Patience wearing thin with Greece, Estonia says
TALLINN (Reuters) - Euro zone voters are becoming increasingly resistant to boosting bailout funds for troubled debtors like Greece, the prime minister of one of the bloc's smallest and poorest nations, Estonia, said on Tuesday.
Prime Minister Andrus Ansip, whose nation of 1.3 million switched to the euro at the start of 2011 after two years of budget cuts, said there was an increasing split between voters and their elected representatives over increasing the European Union's bailout funds, the EFSF and ESM.
"In all the other EU member states there are difficulties," Ansip told Reuters in an interview.
Asked if patience in the bloc with Greece was wearing out, he said, "Yes."
He spoke after a euro zone official told Reuters that international lenders and Greece would renegotiate the program on which the second bailout for Athens, worth 130 billion euros, was based.
Estonia's economic output per head is around 60 percent of the EU average. Hit hard when the global credit crunch burst a local property bubble in 2008, its economy shrank about 14 percent in one year in 2009 but it stuck with austerity measures to qualify for euro entry.
"It is very difficult to explain to people why governments are not able to find some additional funding to increase salaries of teachers and why it is that they are able to easily find some financing to support Greece," Ansip said.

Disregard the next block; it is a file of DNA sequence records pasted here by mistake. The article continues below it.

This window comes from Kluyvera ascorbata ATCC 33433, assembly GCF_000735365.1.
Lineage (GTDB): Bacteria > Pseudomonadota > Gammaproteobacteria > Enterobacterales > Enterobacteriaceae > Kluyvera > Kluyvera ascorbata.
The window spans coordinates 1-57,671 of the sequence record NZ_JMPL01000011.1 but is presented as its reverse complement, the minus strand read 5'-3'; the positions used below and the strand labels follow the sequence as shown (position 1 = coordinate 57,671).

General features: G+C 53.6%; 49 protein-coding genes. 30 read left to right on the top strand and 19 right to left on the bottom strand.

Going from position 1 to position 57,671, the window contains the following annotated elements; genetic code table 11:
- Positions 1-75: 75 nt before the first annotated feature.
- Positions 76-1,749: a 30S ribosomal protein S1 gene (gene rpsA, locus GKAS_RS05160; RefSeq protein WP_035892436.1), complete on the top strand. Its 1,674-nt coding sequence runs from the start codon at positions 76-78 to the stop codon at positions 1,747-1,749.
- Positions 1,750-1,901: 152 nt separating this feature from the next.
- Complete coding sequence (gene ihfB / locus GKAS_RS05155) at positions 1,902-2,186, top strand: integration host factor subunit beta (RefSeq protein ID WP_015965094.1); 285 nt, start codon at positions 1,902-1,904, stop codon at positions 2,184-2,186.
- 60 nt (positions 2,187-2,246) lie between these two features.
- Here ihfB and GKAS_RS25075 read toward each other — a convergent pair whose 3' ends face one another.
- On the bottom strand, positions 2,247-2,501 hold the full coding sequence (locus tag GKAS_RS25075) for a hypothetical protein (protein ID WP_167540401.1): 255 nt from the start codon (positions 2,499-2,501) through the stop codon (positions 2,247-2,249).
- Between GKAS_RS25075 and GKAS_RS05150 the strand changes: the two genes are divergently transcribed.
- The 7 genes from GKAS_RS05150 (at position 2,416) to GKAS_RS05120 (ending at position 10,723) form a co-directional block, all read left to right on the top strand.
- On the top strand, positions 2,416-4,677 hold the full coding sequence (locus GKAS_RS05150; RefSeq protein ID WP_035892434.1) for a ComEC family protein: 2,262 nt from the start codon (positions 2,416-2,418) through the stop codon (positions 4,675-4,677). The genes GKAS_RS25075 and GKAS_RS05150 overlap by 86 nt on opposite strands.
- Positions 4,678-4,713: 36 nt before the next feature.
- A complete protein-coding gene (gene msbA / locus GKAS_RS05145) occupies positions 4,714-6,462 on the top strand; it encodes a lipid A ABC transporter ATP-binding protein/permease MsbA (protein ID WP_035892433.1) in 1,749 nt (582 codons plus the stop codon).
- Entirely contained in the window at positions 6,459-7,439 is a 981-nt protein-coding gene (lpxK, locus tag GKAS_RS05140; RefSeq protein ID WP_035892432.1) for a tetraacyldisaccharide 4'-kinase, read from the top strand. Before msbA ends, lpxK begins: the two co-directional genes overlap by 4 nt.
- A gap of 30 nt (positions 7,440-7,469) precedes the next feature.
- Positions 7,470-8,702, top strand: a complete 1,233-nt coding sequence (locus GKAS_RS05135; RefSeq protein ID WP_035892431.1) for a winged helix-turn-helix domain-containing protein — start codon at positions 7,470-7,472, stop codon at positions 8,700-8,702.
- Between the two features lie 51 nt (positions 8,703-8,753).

Fears are also growing that the bloc's fourth biggest economy, Spain, will be forced to seek aid after agreeing a 100 billion euro ($125 billion) lifeline for its banks.
"People are not prepared to increase the volumes in EFSF and ESM anymore," Ansip said, referring to the temporary bailout fund and the permanent one which is replacing it.
Unlike neighboring Latvia, which had to take an IMF-led rescue when the crisis hit in 2008, Estonia was able to dip into reserves it had built up during the good times to cushion the austerity blow. Even so, the government raised taxes and cut spending in measures worth about 9 percent of output.
Ansip said the EFSF and ESM bailout funds were symbols of European solidarity, but also offered some protection for countries seeking to limit their liabilities to debtor nations.
However, "public opinion is not able to understand why it is needed to invest huge amounts of money into EFSF or ESM. Public opinion thinks we are just poor Estonian people helping rich Greek people," he said.
He said German politicians faced the same issues.
"Those poor members of the Bundestag, they voted to join the EFSF, but more than 60 percent of people in public opinion polls are strongly against joining the EFSF," he added.
Lining up with Germany, he said his country remained opposed to the idea of issuing joint euro zone bonds to calm the crisis.
"Credit was cheap for all the countries" in the lead up to the crisis, he said. "It was a big mistake. So now I don't think it would be reasonable to return to the situation which led us to this crisis."
(Reporting by Patrick Lannin; Editing by Ruth Pitchford)
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